- The validity of the main forensic evidence, microscopic amounts of DNA on the murder weapon and on a bra clasp, was thrown into doubt.
- Amanda Knox's appeal, which began last November, was dominated by the re-examination of the DNA evidence.
- In 2009, American forensic experts sent a letter to the Italian judge outlining their concerns over the mishandling of evidence.
The poor handling of DNA evidence played a starring role in the appeal of American student Amanda Knox this week and led to her release from a prison in Perugia, Italy.
An Italian appellate court judge ruled that the prosecutors used substandard methods and contaminated the evidence. Prosecutors had alleged that evidence of Knox's blood was found on a knife used to kill her roommate, British college student Meredith Kercher.
Knox and her boyfriend at the time, Raffaele Sollecito, were sentenced to 25 years for the murder of the 21-year-old Kercher, who shared an apartment with Knox.
But the microscopic amounts of DNA found on the knife, as well as on a bra clasp, were thrown into doubt after a report from independent experts criticized the Perugia police's handling and analysis of the materials.
"The tragedy of this case is that bad science, like bad surgery, caused most of the damage after the initial murder," said Greg Hampikian, a professor of biology at Boise State University and a forensic science expert who was part of Knox's defense team. "The crime was an obvious one. It was one man whose DNA was found at the murder scene. It was a very simple case."
Hampikian and 19 other U.S. forensic experts reviewed the DNA evidence in the Knox case in 2009 and found it shaky. Their letter to the Italian judge outlined their concerns that police mishandled their collection of blood samples from a kitchen knife found in the apartment of Knox and Kerchner, as well as Kercher's bra clasp.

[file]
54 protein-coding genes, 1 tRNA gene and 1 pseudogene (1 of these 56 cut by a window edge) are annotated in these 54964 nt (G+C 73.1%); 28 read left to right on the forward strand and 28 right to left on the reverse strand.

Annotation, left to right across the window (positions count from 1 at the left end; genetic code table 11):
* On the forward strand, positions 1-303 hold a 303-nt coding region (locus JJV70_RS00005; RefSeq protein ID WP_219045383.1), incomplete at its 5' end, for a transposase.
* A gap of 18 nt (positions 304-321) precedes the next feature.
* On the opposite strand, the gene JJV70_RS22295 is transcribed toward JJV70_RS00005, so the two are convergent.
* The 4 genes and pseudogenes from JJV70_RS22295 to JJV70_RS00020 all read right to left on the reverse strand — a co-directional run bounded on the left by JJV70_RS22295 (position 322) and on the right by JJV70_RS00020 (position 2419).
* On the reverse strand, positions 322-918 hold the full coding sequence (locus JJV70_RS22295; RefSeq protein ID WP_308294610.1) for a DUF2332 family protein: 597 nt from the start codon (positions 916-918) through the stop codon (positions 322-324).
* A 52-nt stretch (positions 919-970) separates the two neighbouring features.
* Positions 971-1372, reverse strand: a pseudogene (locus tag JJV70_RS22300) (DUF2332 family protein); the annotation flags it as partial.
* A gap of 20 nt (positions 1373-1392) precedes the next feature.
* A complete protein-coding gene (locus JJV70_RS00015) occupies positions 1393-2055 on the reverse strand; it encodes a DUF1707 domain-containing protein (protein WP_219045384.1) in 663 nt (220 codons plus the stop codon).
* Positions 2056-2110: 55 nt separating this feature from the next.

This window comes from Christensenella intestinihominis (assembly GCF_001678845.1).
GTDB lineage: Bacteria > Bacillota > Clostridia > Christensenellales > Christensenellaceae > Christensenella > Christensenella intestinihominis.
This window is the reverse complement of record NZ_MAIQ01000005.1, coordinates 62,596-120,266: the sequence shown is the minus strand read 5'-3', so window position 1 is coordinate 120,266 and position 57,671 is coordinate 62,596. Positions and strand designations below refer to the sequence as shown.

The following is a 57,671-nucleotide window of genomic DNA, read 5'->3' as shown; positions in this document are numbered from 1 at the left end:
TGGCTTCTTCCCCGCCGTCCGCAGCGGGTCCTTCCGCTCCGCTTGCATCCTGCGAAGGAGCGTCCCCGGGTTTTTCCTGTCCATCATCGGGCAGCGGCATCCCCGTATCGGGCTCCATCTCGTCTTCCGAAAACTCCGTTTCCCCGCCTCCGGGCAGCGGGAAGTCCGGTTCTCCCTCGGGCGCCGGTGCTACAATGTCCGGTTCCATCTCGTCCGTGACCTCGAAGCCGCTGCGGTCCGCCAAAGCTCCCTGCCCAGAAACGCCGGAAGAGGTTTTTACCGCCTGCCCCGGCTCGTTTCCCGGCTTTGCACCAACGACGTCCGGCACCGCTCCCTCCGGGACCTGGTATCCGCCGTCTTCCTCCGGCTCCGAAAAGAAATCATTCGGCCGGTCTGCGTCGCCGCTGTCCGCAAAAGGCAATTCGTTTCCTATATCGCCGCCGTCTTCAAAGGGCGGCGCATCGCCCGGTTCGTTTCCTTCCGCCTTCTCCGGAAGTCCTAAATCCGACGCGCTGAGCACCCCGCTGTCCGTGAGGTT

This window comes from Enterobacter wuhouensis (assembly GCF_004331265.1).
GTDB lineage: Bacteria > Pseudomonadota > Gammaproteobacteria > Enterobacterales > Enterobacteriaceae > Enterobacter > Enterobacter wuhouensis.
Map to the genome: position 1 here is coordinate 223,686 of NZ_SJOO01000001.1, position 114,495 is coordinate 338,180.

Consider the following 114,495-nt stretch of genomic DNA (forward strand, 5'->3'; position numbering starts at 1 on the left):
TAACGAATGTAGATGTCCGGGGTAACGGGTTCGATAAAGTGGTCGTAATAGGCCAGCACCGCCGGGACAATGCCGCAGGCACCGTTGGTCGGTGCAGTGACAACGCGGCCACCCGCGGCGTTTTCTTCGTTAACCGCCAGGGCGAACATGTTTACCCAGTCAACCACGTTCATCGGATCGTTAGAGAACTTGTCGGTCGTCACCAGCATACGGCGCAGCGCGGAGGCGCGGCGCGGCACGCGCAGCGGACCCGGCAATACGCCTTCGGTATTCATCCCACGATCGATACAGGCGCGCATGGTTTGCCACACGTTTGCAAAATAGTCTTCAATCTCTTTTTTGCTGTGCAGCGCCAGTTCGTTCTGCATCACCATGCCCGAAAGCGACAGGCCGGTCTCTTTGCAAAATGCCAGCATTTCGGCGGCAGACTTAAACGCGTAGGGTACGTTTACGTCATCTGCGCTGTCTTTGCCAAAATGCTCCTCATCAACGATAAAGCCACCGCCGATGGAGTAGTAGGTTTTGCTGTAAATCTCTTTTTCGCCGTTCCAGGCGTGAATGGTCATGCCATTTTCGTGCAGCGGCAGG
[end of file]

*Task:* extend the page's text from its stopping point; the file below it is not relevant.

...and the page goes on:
The U.S. experts' letter was not used in the original trial of Knox, in which she was found guilty. But its conclusions were upheld by two Italian independent experts who testified in the appeals trial in September. An eight-person jury found Knox and Sollecito not guilty on Monday.
Hampikian reviewed the case for Discovery News.
"What (the Italian forensic experts) found was that the knife recovered from Raffaele's apartment not only did not have traces of human blood, but it had not been cleaned in the way the prosecution said. They had said that Amanda bleached the knife. Instead, what experts appointed by the judge said was that the blade had potato starch on it. It was a typical kitchen knife. It was found in a kitchen drawer with other knifes. It wasn't well cleaned and it wasn't used as a murder weapon."
The Italian prosecutors used a DNA detection limit far below that of the independent U.S. experts or the FBI in determining the presence of blood DNA on the blade, Hampikian said, which made contamination a much more likely source of the genetic material.
The second piece of evidence was Kercher's bra clasp that allegedly had Sollecito's DNA but was inconclusive, according to Hampikian. Police investigators found no DNA from Sollecito or Knox on the rest of the bra, other items of Kercher's clothing, objects collected from Kercher's room, or in samples from her body. However they did find large amounts of DNA from Rudy Guede, a drifter from the Ivory Coast who was separately convicted of Kercher's murder and is serving 16 years in prison.
There were also issues with the storage of the DNA evidence in plastic bags, where scientists say moisture builds and degrades the sample.
"If you have one piece of evidence with a weak result, and dozens of pieces of evidence with strong results, you should doubt that one piece of evidence," Hampikian said. "The real take-home story is that you should use your gut feelings as a hypothesis, but when the data contradicts the hypothesis, you have to give it up and declare it as wrong. That's the scientific method."
Elizabeth Johnson, an independent consultant and DNA forensic scientist who co-wrote the 2009 letter with Hampikian, said the Knox case was based on the hubris of the prosecution team.
"This should have been the verdict at the (original) trial," Johnson said. "But for political reasons they had to admit their own experts and prosecutors were wrong."
While Knox's family in Seattle raised money for her defense, neither Johnson nor Hampikian were paid by the defense. Hampikian is also director of the Idaho Innocence Project, which works to free prisoners using DNA evidence.